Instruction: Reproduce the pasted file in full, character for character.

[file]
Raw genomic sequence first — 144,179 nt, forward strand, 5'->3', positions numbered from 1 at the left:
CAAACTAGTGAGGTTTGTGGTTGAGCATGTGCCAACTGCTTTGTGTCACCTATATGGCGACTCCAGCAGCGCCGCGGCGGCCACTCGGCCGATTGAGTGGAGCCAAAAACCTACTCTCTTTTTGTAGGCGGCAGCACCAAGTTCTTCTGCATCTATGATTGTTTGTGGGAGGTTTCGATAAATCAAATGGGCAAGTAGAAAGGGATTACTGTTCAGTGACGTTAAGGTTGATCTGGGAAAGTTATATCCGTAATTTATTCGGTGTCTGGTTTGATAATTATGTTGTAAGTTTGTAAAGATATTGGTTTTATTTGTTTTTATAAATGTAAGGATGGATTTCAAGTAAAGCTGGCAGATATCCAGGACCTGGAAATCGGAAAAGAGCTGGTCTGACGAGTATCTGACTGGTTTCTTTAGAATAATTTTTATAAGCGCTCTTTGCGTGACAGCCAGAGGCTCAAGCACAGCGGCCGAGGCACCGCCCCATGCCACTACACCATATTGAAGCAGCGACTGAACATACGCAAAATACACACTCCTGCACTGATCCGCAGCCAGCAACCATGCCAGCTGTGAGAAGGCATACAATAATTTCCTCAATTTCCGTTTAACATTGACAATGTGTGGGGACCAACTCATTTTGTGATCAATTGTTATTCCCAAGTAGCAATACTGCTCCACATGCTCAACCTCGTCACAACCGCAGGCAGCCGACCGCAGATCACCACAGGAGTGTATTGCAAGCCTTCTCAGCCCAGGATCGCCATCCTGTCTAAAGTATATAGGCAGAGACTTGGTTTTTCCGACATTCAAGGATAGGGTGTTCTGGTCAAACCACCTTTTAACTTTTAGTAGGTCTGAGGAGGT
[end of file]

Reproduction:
Raw genomic sequence first — 144,179 nt, forward strand, 5'->3', positions numbered from 1 at the left:
CAAACTAGTGAGGTTTGTGGTTGAGCATGTGCCAACTGCTTTGTGTCACCTATATGGCGACTCCAGCAGCGCCGCGGCGGCCACTCGGCCGATTGAGTGGAGCCAAAAACCTACTCTCTTTTTGTAGGCGGCAGCACCAAGTTCTTCTGCATCTATGATTGTTTGTGGGAGGTTTCGATAAATCAAATGGGCAAGTAGAAAGGGATTACTGTTCAGTGACGTTAAGGTTGATCTGGGAAAGTTATATCCGTAATTTATTCGGTGTCTGGTTTGATAATTATGTTGTAAGTTTGTAAAGATATTGGTTTTATTTGTTTTTATAAATGTAAGGATGGATTTCAAGTAAAGCTGGCAGATATCCAGGACCTGGAAATCGGAAAAGAGCTGGTCTGACGAGTATCTGACTGGTTTCTTTAGAATAATTTTTATAAGCGCTCTTTGCGTGACAGCCAGAGGCTCAAGCACAGCGGCCGAGGCACCGCCCCATGCCACTACACCATATTGAAGCAGCGACTGAACATACGCAAAATACACACTCCTGCACTGATCCGCAGCCAGCAACCATGCCAGCTGTGAGAAGGCATACAATAATTTCCTCAATTTCCGTTTAACATTGACAATGTGTGGGGACCAACTCATTTTGTGATCAATTGTTATTCCCAAGTAGCAATACTGCTCCACATGCTCAACCTCGTCACAACCGCAGGCAGCCGACCGCAGATCACCACAGGAGTGTATTGCAAGCCTTCTCAGCCCAGGATCGCCATCCTGTCTAAAGTATATAGGCAGAGACTTGGTTTTTCCGACATTCAAGGATAGGGTGTTCTGGTCAAACCACCTTTTAACTTTTAGTAGGTCTGAGGAGGT